http://10up.com/blog/2015/shawnee-whitney/feed/ 0
The First WordCamp Sacramento http://10up.com/blog/2015/the-first-wordcamp-sacramento/ http://10up.com/blog/2015/the-first-wordcamp-sacramento/#comments Fri, 06 Nov 2015 19:36:36 +0000 http://10up.com/?p=16349 Rumors of a WordCamp Sacramento started in 2012, after I rebooted the WordPress Sacramento Meetup. Fast forward to 2015: there are 4 meetup organizers and northern California’s WordCamp San Francisco has been displaced by WordCamp US. The Art Institute of Sacramento volunteered its campus for an event, a professor offered himself as lead organizer, and indispensable local leaders stepped up to take an active role.

I’m proud to have played a small role in co-organizing the first WordCamp Sacramento, which takes place tomorrow, and even more proud that 10up is sponsoring the event. I’ll be joined at the event by three 10uppers who are speaking: Sacramento’s own Ben Ilfeld, who will be teaching site advertising basics, Northern California’s Vasken Hauri, who promises to improve lives with event-driven caching, and Luke Woodward, joining us from out-of-state to debut “Robots Write the Docs.”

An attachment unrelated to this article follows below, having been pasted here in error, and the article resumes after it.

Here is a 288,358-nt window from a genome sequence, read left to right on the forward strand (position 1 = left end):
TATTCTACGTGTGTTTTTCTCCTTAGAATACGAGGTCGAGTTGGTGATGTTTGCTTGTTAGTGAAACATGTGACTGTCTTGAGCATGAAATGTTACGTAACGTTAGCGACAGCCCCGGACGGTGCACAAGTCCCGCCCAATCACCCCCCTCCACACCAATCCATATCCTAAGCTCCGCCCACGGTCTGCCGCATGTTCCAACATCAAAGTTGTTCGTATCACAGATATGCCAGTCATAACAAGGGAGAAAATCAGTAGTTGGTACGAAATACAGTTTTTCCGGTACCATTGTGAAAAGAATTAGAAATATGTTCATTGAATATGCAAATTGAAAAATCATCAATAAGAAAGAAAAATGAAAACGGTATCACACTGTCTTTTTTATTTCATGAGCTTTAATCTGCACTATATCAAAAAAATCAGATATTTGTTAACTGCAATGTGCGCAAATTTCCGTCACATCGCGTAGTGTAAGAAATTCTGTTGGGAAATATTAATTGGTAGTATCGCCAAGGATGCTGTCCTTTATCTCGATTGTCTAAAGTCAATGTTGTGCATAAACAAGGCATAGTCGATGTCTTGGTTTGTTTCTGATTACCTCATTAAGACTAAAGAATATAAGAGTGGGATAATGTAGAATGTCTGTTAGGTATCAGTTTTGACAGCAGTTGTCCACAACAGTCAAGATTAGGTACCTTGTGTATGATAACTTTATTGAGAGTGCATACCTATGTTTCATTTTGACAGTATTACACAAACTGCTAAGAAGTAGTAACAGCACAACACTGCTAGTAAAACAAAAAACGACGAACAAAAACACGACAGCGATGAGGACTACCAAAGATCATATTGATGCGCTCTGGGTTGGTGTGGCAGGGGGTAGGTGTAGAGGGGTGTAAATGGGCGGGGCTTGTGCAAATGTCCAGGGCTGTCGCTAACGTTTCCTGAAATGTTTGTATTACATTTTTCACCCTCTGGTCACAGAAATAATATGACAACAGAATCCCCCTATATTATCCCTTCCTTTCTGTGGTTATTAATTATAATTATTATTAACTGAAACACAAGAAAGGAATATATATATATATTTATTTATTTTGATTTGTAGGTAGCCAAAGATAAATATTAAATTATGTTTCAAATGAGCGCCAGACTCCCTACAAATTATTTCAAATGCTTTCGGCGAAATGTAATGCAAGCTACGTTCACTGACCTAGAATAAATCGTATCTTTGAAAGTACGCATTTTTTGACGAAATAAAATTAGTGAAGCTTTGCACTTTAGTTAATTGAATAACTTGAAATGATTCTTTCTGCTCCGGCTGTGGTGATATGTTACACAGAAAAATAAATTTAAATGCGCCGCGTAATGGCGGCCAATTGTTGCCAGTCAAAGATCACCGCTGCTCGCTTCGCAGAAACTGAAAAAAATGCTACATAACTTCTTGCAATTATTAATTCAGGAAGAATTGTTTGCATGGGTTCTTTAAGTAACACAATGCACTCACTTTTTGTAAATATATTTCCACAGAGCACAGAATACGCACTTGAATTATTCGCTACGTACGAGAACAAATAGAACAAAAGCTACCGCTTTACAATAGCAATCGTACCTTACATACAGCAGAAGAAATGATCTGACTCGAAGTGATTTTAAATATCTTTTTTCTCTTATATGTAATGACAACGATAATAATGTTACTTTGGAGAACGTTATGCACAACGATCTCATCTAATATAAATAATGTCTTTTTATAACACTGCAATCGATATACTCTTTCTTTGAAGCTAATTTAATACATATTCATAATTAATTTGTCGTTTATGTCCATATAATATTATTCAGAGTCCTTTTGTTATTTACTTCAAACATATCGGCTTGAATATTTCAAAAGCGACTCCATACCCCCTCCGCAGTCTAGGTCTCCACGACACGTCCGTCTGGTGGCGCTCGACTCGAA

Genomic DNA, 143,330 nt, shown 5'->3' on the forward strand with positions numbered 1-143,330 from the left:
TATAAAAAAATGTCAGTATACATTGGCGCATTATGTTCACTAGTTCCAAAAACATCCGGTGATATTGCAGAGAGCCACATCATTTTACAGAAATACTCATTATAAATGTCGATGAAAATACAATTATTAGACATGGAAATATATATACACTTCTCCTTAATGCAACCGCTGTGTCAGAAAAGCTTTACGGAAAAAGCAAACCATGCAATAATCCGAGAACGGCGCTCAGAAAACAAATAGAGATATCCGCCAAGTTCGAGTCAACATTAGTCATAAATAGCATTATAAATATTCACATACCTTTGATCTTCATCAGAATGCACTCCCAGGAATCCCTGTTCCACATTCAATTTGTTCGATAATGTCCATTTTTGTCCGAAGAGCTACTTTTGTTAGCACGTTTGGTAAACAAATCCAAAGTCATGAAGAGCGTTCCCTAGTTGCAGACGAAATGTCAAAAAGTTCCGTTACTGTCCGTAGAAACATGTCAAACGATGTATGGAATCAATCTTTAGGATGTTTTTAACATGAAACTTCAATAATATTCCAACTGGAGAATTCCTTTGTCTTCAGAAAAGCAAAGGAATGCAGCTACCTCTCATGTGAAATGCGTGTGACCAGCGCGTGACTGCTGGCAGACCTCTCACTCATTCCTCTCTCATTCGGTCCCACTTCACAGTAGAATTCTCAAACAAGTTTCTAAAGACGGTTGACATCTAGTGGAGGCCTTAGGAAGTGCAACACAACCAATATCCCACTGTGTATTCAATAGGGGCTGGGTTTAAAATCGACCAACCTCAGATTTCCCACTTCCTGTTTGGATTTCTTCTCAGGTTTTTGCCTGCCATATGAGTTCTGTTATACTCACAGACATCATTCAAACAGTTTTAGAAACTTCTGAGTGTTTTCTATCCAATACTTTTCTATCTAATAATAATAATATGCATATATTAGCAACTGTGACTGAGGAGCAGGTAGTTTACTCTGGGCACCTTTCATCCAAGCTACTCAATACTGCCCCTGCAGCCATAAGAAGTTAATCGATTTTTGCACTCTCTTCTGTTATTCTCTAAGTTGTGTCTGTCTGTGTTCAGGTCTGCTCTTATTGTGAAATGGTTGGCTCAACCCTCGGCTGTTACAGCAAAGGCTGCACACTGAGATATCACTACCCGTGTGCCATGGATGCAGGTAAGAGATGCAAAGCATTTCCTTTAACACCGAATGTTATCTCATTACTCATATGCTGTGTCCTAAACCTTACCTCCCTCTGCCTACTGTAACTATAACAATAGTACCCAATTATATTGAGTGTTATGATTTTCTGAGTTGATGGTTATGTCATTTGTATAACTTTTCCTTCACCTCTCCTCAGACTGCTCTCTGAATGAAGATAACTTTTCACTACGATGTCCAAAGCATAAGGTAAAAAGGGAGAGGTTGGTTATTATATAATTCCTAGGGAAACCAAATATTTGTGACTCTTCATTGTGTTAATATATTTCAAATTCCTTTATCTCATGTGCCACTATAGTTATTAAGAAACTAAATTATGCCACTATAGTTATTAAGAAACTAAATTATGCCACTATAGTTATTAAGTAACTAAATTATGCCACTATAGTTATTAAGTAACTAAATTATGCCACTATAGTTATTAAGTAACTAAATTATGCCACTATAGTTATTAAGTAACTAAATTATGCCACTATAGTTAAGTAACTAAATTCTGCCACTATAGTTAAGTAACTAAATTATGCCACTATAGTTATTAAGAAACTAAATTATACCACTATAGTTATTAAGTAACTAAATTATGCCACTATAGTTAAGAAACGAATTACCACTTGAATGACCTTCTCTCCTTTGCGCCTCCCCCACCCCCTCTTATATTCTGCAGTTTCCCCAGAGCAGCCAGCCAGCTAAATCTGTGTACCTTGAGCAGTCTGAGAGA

http://10up.com/blog/2015/the-first-wordcamp-sacramento/feed/ 0
10up speaks at WordCamp NYC this weekend http://10up.com/blog/2015/wordcamp-nyc/ http://10up.com/blog/2015/wordcamp-nyc/#comments Wed, 28 Oct 2015 22:23:19 +0000 http://10up.com/?p=16264 WordCamp NYC

10up is thrilled to sponsor WordCamp NYC 2015 this weekend in Brooklyn. This year, Chief Executive Officer John Eckman and I are presenting, with Director of Platform Experience Helen Hou-Sandi in attendance.

In “Modernizing WordPress Search with Elasticsearch”, I’ll cover the benefits of Elasticsearch and teach attendees how to use ElasticPress: a 10up plugin that integrates WordPress with Elasticsearch, and significantly improves search results, relevancy, ranking, and filtering within WordPress.